Monday, November 10, 2014

'Interstellar' Poses Good Questions; Answers Few

"Interstellar," the Christopher Nolan epic with the all-star cast, has left me in a quandary. About halfway through the long (168 minutes) science fiction story, I was ready to declare it the best movie of the year. By the end, I was hoping to remember some of the good stuff long enough to tell you about it.

The movie raises interesting--fascinating, even--questions about mortality, dimension, physical understanding, scientific boundaries and all the exestential questions you can muster, but something important is missing. Maybe it's a soul.

"Interstellar" is--above all--interesting in that it asks good questions. It tries, in a clunky way, to answer some of them and maybe that is the mistake. I don't know that we can answer the questions it poses. We simply don't have the technology or the understanding to even pose some of them intelligently.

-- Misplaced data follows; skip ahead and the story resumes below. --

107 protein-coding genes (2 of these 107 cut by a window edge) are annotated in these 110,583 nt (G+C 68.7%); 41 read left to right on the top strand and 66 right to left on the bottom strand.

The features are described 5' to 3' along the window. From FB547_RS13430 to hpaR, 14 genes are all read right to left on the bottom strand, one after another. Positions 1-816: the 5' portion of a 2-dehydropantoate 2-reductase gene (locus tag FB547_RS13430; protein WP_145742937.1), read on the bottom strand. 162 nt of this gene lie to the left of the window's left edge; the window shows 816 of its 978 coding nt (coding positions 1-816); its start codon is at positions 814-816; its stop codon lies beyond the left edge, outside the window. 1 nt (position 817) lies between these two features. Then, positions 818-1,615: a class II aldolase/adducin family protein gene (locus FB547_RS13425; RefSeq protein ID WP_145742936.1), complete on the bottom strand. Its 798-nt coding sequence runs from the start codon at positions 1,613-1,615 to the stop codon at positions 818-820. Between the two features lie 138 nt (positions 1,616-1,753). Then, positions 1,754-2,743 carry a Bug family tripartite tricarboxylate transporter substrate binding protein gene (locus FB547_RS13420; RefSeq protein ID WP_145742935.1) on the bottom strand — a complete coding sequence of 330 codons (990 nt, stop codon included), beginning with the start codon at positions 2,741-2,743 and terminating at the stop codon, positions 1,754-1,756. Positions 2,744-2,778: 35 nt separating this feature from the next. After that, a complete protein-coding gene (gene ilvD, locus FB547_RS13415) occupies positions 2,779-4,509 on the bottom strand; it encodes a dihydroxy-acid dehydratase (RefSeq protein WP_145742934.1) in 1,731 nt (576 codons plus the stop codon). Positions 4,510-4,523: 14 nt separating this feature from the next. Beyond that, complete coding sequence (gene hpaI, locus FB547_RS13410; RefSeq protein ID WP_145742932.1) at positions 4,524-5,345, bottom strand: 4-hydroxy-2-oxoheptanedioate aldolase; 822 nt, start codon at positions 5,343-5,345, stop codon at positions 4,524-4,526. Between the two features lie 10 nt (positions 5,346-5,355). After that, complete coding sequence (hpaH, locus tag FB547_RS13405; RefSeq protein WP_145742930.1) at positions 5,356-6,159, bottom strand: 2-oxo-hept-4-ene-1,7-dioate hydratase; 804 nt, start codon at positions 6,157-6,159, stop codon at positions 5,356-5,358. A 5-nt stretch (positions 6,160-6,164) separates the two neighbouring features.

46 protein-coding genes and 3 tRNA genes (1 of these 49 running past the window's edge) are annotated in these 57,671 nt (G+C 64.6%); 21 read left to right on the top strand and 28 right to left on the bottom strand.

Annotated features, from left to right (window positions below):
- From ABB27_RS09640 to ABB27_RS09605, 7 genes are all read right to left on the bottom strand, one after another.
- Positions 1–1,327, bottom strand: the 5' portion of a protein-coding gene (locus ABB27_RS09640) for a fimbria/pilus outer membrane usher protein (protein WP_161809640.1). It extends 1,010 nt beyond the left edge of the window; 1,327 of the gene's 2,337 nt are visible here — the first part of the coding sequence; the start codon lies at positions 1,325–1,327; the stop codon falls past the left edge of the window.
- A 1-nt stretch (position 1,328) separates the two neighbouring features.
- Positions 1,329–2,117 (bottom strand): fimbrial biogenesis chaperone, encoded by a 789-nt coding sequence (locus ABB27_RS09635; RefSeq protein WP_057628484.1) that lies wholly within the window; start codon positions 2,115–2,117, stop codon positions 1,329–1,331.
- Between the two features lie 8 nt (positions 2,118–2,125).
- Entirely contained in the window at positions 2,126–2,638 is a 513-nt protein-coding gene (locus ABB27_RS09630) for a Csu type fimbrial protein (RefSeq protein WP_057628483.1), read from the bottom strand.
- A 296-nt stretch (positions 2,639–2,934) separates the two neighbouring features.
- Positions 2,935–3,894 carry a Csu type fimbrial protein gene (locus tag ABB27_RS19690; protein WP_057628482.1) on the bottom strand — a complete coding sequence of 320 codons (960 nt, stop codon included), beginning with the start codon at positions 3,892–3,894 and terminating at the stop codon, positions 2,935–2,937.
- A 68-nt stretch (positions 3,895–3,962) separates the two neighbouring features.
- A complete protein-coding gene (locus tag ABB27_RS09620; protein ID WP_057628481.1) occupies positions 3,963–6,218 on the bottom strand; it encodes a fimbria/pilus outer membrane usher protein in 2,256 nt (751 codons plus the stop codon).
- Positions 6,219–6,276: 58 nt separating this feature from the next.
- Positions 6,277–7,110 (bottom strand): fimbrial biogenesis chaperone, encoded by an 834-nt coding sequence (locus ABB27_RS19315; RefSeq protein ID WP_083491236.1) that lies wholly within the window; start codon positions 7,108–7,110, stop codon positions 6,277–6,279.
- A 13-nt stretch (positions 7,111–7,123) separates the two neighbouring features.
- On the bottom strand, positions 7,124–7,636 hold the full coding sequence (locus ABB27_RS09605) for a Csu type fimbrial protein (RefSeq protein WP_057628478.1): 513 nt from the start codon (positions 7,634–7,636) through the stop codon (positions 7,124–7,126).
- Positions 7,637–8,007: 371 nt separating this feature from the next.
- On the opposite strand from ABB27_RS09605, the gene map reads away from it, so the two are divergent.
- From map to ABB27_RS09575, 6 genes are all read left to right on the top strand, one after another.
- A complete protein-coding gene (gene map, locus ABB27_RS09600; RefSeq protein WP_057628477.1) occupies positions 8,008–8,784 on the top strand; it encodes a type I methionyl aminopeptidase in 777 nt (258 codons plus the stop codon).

Still, we are dealing with a technically well-made movie that obviously has a huge budget and all kinds of Oscar ambitions. Big-name actors (Matthew McConaughey, Anne Hathaway, Jessica Chastain, Ellen Burstyn, Matt Damon, Michael Caine) are tossed in almost effortlessly, but the performances are rarely above average. The look is good, the score impressive, some of the special effects special, the sound not so much. I often missed a good bit of dialogue because it was so thoroughly underplayed.

"Interstellar" has good intentions that I don't believe were achieved. It talks too much, pauses too long, drags out scenes and makes few real points. But it is entertaining at one level and probably worth the admission price.

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